Turtle which returned to the ocean after 16 years has already travelled 180km

Since her release, green turtle Wasabi has travelled over 180km. | Saambr

Since her release, green turtle Wasabi has travelled over 180km. | Saambr

Published Jun 2, 2024


Durban — Green turtle Wasabi has been living on the KwaZulu-Natal North Coast.

Thursday marked a week since Wasabi returned to the ocean after 16 years of rehabilitation at uShaka Sea World and the Two Oceans Aquarium.

Before Wasabi was released, she was fitted with both a satellite and an acoustic tag to track her travels and follow her post-release journey.

South African Association for Marine Biological Research (Saambr) spokesperson Ann Kunz said after Wasabi was released at Nonoti Beach, past Blythedale, she has steadfastly made her way northwards, a pattern they have seen in a number of the green turtles they released over the past few years.

“From the satellite pings on the map, you can see that she has remained close to the coastline. This is normal behaviour for green turtles her age as they forage and feed along the local reefs,” Kunz said.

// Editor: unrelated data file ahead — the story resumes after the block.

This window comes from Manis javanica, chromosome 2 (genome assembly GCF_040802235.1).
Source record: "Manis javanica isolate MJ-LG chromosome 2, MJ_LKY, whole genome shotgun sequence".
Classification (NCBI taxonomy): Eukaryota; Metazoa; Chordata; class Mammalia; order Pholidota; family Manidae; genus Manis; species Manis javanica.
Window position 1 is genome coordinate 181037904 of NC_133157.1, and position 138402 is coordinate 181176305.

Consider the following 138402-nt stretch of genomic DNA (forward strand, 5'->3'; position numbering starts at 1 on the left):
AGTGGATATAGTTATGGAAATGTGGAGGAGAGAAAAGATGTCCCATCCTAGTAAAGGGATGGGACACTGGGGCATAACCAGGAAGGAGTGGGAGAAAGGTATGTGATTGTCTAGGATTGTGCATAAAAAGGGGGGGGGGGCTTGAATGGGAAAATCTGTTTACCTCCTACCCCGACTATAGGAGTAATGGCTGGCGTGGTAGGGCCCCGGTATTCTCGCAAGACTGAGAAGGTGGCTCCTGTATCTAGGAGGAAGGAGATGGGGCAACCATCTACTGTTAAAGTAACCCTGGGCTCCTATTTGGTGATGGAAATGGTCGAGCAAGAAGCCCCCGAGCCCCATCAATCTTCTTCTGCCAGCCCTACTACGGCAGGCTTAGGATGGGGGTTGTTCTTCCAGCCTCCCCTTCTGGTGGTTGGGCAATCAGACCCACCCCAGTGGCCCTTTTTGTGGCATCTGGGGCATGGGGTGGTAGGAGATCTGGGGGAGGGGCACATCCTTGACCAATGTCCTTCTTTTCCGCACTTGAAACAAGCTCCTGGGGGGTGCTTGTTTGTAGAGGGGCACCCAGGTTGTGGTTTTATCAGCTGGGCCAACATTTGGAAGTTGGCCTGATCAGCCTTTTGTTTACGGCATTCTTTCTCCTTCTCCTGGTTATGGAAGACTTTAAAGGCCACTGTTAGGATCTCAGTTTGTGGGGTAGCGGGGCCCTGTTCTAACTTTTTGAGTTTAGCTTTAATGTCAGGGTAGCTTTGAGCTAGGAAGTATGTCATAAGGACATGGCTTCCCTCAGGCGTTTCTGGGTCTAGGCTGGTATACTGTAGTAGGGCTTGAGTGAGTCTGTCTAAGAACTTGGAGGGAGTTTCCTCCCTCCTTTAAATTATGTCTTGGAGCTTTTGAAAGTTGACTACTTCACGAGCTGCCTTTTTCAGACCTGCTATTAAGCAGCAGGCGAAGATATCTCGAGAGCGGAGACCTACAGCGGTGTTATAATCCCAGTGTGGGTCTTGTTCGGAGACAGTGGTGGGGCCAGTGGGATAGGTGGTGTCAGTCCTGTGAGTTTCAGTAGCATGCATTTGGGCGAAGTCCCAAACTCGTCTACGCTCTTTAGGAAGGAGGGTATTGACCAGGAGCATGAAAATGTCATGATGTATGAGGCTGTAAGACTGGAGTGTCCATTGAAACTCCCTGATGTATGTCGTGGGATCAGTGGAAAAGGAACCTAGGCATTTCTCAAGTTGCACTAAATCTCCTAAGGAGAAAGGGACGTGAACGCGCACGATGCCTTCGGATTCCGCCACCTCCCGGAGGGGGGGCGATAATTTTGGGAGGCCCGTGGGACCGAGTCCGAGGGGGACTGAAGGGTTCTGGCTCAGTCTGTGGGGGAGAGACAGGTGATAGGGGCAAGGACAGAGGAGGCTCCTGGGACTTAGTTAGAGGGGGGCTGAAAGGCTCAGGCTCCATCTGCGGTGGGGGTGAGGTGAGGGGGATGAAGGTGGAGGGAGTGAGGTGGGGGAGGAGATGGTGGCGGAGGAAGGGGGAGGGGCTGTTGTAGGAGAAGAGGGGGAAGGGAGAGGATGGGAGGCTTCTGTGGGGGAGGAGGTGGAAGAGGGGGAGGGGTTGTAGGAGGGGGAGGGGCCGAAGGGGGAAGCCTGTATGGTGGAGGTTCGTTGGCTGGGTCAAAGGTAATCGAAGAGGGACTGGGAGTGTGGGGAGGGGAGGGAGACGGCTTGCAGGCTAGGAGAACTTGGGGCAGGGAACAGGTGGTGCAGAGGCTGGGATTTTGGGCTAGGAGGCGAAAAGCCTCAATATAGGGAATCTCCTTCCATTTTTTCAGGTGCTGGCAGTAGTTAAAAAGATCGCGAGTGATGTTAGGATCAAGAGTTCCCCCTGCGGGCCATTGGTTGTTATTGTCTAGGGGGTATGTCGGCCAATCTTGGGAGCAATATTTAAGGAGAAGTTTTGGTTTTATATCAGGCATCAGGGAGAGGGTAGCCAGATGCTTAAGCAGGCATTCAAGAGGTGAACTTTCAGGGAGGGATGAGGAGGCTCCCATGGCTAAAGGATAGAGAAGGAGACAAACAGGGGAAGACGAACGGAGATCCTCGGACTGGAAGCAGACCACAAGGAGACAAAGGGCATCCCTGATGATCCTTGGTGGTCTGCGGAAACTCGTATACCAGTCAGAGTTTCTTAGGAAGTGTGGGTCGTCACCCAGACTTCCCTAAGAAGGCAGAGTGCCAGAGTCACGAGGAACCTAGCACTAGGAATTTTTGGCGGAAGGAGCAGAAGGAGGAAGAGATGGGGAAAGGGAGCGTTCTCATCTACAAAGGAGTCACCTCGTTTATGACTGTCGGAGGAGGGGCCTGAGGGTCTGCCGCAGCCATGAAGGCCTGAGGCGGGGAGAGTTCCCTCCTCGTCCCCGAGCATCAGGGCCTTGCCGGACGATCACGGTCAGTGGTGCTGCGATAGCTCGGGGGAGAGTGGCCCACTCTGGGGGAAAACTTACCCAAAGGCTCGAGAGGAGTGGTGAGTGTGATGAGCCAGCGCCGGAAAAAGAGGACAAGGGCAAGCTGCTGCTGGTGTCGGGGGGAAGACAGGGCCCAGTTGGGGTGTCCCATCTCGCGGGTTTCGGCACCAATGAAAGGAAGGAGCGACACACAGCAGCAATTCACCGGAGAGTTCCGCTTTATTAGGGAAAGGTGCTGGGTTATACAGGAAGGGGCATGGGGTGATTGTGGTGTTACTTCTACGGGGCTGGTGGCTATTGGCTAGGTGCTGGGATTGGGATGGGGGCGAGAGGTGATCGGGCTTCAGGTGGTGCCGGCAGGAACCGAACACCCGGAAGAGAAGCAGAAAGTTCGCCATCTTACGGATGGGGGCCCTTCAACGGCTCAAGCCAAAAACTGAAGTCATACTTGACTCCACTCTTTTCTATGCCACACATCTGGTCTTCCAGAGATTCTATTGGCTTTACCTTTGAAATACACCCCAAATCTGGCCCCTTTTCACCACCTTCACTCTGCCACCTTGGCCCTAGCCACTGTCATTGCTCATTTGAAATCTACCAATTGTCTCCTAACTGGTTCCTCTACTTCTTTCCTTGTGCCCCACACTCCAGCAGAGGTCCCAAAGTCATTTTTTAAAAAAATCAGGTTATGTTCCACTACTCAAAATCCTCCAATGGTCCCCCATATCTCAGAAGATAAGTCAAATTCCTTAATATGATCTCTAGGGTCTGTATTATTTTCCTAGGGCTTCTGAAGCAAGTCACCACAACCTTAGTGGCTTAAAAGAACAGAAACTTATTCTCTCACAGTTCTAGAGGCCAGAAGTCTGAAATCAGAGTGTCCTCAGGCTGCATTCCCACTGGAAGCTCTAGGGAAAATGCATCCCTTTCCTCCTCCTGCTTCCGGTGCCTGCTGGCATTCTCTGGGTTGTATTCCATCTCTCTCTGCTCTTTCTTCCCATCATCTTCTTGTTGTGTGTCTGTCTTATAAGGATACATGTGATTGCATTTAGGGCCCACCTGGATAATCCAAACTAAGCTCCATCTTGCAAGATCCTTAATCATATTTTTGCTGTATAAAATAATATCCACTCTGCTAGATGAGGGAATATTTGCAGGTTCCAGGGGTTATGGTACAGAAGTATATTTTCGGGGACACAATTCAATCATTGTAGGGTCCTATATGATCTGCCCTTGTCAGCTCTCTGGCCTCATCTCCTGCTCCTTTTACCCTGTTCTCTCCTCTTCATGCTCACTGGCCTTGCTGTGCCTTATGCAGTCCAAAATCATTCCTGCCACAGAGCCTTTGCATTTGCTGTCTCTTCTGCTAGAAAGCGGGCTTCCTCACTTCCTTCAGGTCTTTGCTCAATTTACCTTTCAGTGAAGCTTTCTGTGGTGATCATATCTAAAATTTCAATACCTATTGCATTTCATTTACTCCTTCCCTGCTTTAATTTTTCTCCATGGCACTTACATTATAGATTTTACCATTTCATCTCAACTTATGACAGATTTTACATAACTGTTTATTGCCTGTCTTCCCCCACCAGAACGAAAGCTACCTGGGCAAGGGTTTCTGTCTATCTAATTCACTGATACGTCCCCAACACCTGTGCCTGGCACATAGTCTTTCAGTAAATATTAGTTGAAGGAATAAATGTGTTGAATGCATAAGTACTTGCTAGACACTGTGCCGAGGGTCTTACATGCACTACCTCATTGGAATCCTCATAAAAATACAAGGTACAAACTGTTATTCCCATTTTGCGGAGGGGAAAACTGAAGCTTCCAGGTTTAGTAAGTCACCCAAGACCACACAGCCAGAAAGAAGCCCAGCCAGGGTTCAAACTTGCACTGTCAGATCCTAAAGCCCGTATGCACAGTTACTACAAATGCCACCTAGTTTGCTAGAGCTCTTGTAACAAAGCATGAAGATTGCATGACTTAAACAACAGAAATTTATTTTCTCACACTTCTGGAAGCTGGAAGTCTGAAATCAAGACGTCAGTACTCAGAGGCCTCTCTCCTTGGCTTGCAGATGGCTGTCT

“In the last week, our beautiful Wasabi has travelled over 180km!” exclaimed Kunz.

After 14 years in the care of uShaka Sea World staff, Wasabi, a green turtle, was released back into the ocean. From left to right, uShaka Sea World aquarists, Jamie-Lee Swartz, Kerry Lavender and Malini Pather bid Wasabi farewell moments before she entered the ocean at Nonoti Beach. | Linda Ness.

Wasabi was rescued as a juvenile after being found stranded in a Muizenberg rock pool. She had an injury to her right front flipper which developed into arthritis. She was transferred from Two Oceans Aquarium to uShaka Sea World in Durban in the hope that the warmer water in KZN would be kind to her arthritic flipper.

Over the years, the team caring for her noticed that slowly but surely she was making progress in her ability to move her injured flipper. Her most recent swimming physical assessment showed that she had regained full mobility of her right front flipper and was able to sustain strong swimming strokes.

Kunz said planning a turtle release is multifaceted and involves and hinges on many considerations including a medical clearance, permits and in Wasabi’s case – a costly satellite tag. The satellite tag gives insight into her post-release journey.

When Wasabi was moved from the Two Oceans Aquarium and flown to Durban. | Tracey Adams

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